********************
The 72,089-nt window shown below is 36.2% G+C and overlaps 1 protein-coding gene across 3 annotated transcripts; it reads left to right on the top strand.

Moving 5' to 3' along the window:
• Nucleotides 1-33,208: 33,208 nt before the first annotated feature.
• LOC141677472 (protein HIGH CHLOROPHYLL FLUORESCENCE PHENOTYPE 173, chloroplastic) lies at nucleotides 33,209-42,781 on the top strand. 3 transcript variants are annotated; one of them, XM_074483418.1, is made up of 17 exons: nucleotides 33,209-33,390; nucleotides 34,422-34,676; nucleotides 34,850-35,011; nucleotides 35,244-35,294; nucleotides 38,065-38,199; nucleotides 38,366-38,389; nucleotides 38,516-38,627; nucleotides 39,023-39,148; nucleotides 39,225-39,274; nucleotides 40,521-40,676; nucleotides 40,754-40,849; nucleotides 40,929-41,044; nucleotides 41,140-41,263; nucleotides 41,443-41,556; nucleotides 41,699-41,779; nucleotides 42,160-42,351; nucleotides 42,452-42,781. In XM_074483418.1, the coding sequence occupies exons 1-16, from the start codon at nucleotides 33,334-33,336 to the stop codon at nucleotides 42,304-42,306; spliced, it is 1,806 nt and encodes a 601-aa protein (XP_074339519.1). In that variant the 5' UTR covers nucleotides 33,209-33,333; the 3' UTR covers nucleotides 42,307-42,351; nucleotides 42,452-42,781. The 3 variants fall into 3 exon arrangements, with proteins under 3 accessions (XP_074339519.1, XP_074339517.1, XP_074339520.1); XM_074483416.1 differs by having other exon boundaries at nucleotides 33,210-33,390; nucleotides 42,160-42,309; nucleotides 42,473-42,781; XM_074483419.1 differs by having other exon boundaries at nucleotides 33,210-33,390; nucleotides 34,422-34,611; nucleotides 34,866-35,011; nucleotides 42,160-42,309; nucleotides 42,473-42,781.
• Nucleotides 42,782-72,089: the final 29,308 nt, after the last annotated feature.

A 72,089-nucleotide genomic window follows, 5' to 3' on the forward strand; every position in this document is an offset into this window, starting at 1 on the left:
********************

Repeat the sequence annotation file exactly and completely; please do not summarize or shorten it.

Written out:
The 72,089-nt window shown below is 36.2% G+C and overlaps 1 protein-coding gene across 3 annotated transcripts; it reads left to right on the top strand.

Moving 5' to 3' along the window:
• Nucleotides 1-33,208: 33,208 nt before the first annotated feature.
• LOC141677472 (protein HIGH CHLOROPHYLL FLUORESCENCE PHENOTYPE 173, chloroplastic) lies at nucleotides 33,209-42,781 on the top strand. 3 transcript variants are annotated; one of them, XM_074483418.1, is made up of 17 exons: nucleotides 33,209-33,390; nucleotides 34,422-34,676; nucleotides 34,850-35,011; nucleotides 35,244-35,294; nucleotides 38,065-38,199; nucleotides 38,366-38,389; nucleotides 38,516-38,627; nucleotides 39,023-39,148; nucleotides 39,225-39,274; nucleotides 40,521-40,676; nucleotides 40,754-40,849; nucleotides 40,929-41,044; nucleotides 41,140-41,263; nucleotides 41,443-41,556; nucleotides 41,699-41,779; nucleotides 42,160-42,351; nucleotides 42,452-42,781. In XM_074483418.1, the coding sequence occupies exons 1-16, from the start codon at nucleotides 33,334-33,336 to the stop codon at nucleotides 42,304-42,306; spliced, it is 1,806 nt and encodes a 601-aa protein (XP_074339519.1). In that variant the 5' UTR covers nucleotides 33,209-33,333; the 3' UTR covers nucleotides 42,307-42,351; nucleotides 42,452-42,781. The 3 variants fall into 3 exon arrangements, with proteins under 3 accessions (XP_074339519.1, XP_074339517.1, XP_074339520.1); XM_074483416.1 differs by having other exon boundaries at nucleotides 33,210-33,390; nucleotides 42,160-42,309; nucleotides 42,473-42,781; XM_074483419.1 differs by having other exon boundaries at nucleotides 33,210-33,390; nucleotides 34,422-34,611; nucleotides 34,866-35,011; nucleotides 42,160-42,309; nucleotides 42,473-42,781.
• Nucleotides 42,782-72,089: the final 29,308 nt, after the last annotated feature.

A 72,089-nucleotide genomic window follows, 5' to 3' on the forward strand; every position in this document is an offset into this window, starting at 1 on the left: